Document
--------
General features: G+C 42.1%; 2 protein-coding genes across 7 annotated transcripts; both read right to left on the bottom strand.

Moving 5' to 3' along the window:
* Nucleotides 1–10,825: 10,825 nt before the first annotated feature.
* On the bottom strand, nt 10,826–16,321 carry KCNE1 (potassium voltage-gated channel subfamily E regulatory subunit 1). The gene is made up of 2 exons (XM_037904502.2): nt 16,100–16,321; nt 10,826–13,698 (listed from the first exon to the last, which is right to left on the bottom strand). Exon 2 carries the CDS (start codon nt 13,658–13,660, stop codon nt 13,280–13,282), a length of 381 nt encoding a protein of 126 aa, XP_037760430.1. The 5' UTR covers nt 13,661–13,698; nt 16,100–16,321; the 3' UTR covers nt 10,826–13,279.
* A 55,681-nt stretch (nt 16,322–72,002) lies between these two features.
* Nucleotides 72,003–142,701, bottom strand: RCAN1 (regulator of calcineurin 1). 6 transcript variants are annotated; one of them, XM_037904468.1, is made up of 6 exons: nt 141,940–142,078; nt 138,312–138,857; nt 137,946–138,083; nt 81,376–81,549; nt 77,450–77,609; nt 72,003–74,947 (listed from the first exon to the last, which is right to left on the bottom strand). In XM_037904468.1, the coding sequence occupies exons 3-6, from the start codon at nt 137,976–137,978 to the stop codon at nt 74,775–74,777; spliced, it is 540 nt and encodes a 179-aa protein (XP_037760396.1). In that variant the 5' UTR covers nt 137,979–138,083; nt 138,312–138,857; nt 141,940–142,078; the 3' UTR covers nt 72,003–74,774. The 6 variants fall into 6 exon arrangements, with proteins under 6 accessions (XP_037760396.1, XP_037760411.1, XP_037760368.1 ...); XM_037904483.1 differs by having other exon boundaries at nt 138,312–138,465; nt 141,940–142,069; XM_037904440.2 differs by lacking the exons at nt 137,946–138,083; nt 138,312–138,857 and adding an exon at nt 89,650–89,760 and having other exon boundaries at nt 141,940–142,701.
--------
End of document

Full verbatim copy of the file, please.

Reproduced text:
General features: G+C 42.1%; 2 protein-coding genes across 7 annotated transcripts; both read right to left on the bottom strand.

Moving 5' to 3' along the window:
* Nucleotides 1–10,825: 10,825 nt before the first annotated feature.
* On the bottom strand, nt 10,826–16,321 carry KCNE1 (potassium voltage-gated channel subfamily E regulatory subunit 1). The gene is made up of 2 exons (XM_037904502.2): nt 16,100–16,321; nt 10,826–13,698 (listed from the first exon to the last, which is right to left on the bottom strand). Exon 2 carries the CDS (start codon nt 13,658–13,660, stop codon nt 13,280–13,282), a length of 381 nt encoding a protein of 126 aa, XP_037760430.1. The 5' UTR covers nt 13,661–13,698; nt 16,100–16,321; the 3' UTR covers nt 10,826–13,279.
* A 55,681-nt stretch (nt 16,322–72,002) lies between these two features.
* Nucleotides 72,003–142,701, bottom strand: RCAN1 (regulator of calcineurin 1). 6 transcript variants are annotated; one of them, XM_037904468.1, is made up of 6 exons: nt 141,940–142,078; nt 138,312–138,857; nt 137,946–138,083; nt 81,376–81,549; nt 77,450–77,609; nt 72,003–74,947 (listed from the first exon to the last, which is right to left on the bottom strand). In XM_037904468.1, the coding sequence occupies exons 3-6, from the start codon at nt 137,976–137,978 to the stop codon at nt 74,775–74,777; spliced, it is 540 nt and encodes a 179-aa protein (XP_037760396.1). In that variant the 5' UTR covers nt 137,979–138,083; nt 138,312–138,857; nt 141,940–142,078; the 3' UTR covers nt 72,003–74,774. The 6 variants fall into 6 exon arrangements, with proteins under 6 accessions (XP_037760396.1, XP_037760411.1, XP_037760368.1 ...); XM_037904483.1 differs by having other exon boundaries at nt 138,312–138,465; nt 141,940–142,069; XM_037904440.2 differs by lacking the exons at nt 137,946–138,083; nt 138,312–138,857 and adding an exon at nt 89,650–89,760 and having other exon boundaries at nt 141,940–142,701.